News24

Liberia opposition gathers for funeral rally

2011-11-21 17:32

Monrovia - Hundreds of Liberian opposition supporters gathered in Monrovia Monday for a funeral march to honour the victims of a police shooting that marred disputed elections earlier this month.

They gathered in front of the Congress for Democratic Change headquarters dressed in black and carrying palm leaves, a traditional symbol of grief, ahead of the march during which they planned to carry empty coffins.

"We have called on our supporters to gather at our party headquarters. We will gather and we will go ahead with a display of the symbolic coffins on the streets of Monrovia," CDC secretary general Acarius Gray told AFP.

Two weeks ago, on the eve of a November 8 run-off vote against incumbent Ellen Johnson Sirleaf, CDC leader Winston Tubman urged his supporters to stage a protest in support of the boycott he called on charges of fraud.

The rally turned violent as riot police clashed with angry demonstrators, firing tear gas and later live bullets into the crowd.

The United Nations Mission in Liberia has said that there were two deaths, but Tubman said up to eight people were killed.

"We will take to the streets with a display of coffins bearing the remains of unarmed civilians killed on the eve of our election. We don't need authorisation from the government to do this," Tubman told AFP last week.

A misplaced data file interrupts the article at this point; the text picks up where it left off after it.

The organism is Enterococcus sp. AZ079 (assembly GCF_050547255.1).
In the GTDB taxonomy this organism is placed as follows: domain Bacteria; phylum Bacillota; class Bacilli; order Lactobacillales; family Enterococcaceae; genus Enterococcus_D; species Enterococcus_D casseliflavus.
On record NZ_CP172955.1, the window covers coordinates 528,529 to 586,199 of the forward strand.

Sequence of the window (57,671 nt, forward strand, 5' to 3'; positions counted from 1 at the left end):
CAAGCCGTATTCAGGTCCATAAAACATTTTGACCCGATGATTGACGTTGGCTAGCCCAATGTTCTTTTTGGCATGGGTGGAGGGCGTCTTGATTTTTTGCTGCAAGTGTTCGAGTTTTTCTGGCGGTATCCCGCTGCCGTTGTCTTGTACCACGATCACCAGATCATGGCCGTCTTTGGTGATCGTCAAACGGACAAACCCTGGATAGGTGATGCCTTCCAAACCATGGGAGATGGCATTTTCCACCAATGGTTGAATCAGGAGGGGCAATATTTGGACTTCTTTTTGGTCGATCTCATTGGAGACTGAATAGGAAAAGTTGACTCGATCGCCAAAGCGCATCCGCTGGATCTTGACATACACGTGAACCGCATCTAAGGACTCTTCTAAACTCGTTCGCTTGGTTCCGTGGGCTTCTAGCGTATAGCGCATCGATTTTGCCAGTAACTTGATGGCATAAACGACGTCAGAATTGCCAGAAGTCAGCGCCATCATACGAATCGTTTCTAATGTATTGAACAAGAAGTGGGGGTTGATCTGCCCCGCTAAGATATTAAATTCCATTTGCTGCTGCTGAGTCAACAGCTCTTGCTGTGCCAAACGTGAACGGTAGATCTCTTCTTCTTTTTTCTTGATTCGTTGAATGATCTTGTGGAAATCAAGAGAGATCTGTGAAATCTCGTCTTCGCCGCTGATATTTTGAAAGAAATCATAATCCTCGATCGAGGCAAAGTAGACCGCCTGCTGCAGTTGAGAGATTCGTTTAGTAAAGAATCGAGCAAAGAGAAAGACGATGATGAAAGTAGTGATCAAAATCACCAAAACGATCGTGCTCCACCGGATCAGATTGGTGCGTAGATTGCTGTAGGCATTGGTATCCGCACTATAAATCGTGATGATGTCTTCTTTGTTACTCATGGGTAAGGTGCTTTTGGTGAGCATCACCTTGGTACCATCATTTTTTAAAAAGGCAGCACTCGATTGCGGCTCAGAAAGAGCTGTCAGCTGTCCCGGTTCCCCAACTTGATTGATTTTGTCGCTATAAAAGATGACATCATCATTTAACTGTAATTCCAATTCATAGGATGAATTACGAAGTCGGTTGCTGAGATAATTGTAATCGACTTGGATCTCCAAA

However when asked Monday how many people would be buried, he said: "None, we had one body but the government took it away and so we will only be having a memorial burial today."

Tubman, a 70-year old former UN diplomat, is demanding the landslide victory of Nobel Peace Prize winner Sirleaf - who took 90.7% of the vote in the run-off - be annulled and fresh elections held.

Tubman pulled out claiming the first round of the vote was rigged but he has received little sympathy from abroad after international observers gave the election a clean bill of health.

The nation's second post-war poll was billed as a chance to cement a fragile democracy eight years after the end of a 14-year war which left some 250 000 dead but instead deepened divisions.